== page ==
Koeppe Recognized for Service as ABI Institutional Director at University of Arkansas

From left, Dan Sui, vice chancellor for research and innovation; Roger Koeppe, Distinguished Professor of chemistry and biochemistry; and Robert "Bobby" McGehee, executive director of Arkansas Biosciences Institute and dean at UAMS Graduate School
Chieko Hara, University Relations

From left, Dan Sui, vice chancellor for research and innovation; Roger Koeppe, Distinguished Professor of chemistry and biochemistry; and Robert "Bobby" McGehee, executive director of Arkansas Biosciences Institute and dean at UAMS Graduate School

Science and engineering researchers at the University of Arkansas use research awards from the Arkansas Biosciences Institute to improve the health of Arkansans and prevent smoking-related illnesses.

Seed funding from the institute, a statewide consortium consisting of five research institutions, often enables researchers to produce preliminary results that help them and the university compete for large grants from federal agencies, such as the National Science Foundation and the National Institutes of Health.

As the U of A's institutional director and ABI representative for 11 years, Roger Koeppe, Distinguished Professor in the Department of Chemistry and Biochemistry, helped many colleagues secure funding from the institute. Koeppe was recognized for his service Thursday during a faculty town hall meeting to discuss future funding priorities and strategies of the Arkansas Biosciences Institute. The meeting was hosted by Dan Sui, vice chancellor for research and innovation.

"ABI funds have made a huge difference on this campus, certainly in terms of biosciences research, but also as leverage to attract and recruit top investigators," Sui said. "Obviously, Roger has been responsible so much its success on this campus, and we want to recognize his enormous contribution."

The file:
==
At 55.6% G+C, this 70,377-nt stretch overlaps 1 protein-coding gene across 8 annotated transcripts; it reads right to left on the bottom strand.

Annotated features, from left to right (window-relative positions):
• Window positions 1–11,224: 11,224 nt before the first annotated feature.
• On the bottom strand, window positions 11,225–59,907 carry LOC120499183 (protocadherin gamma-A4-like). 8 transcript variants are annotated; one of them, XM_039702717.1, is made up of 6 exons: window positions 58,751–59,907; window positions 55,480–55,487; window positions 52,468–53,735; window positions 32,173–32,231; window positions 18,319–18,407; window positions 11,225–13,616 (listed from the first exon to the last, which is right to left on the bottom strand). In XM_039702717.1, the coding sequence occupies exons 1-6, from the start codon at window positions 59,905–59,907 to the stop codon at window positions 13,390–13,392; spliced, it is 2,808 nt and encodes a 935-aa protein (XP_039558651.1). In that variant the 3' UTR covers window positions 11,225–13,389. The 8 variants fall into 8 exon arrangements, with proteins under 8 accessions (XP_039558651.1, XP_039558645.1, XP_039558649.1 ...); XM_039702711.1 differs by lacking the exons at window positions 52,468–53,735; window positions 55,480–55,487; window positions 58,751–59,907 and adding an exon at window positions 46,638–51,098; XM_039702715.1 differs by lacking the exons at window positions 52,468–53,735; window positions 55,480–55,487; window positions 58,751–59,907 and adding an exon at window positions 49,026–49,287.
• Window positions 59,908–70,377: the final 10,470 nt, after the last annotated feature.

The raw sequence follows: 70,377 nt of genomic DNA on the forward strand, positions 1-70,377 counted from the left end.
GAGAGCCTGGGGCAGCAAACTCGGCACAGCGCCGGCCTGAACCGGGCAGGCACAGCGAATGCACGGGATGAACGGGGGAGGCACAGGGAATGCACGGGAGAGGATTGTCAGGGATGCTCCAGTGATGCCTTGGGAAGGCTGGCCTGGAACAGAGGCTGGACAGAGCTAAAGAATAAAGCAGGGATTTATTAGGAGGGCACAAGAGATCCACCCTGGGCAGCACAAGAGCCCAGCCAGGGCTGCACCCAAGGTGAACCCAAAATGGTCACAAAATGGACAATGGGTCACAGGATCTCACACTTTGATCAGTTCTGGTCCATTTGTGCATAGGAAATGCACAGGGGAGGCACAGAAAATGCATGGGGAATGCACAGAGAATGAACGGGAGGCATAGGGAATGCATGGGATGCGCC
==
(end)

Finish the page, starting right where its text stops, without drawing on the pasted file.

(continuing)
Earlier this semester, Chancellor Joe Steinmetz appointed Sui to serve as the new ABI institutional director.

The Arkansas Biosciences Institute was established as a result of Arkansas' share of the 1998 nationwide tobacco settlement. Health care leaders in the state sought a productive way to disperse the state's share of the settlement. The Arkansas Biosciences Institute was created as a conduit for research that could help reduce or prevent smoking-related illnesses.

Arkansas voters endorsed the proposed Tobacco Settlement Proceeds Act of 2000, and the Arkansas Legislature enacted the provisions of that proposal as Acts 1569 through 1580 of 2001. Part of that legislation established the institute as a consortium of five research institutions: the University of Arkansas, the University of Arkansas System Division of Agriculture, the University of Arkansas for Medical Sciences, Arkansas State University and Arkansas Children's Hospital. Since ABI's beginning, scientists at these institutions have focused on biomedical and agricultural research with medical implications.

Robert "Bobby" McGehee, executive director of the Arkansas Biosciences Institute and dean at University of Arkansas for Medical Sciences Graduate School, also recognized Koeppe during Thursday's meeting. He and Koeppe served together for more than a decade.

McGehee said Arkansas is one of only two states that uses all of its tobacco settlement money for heath inititatives and healthcare research. Sui said the university will continue to use ABI funds to make new strategetic investments in biosciences research.


Wesley Stites, associate vice chancellor for research and innovation
Office of Research and Innovation
479-575-2470, wstites@uark.edu


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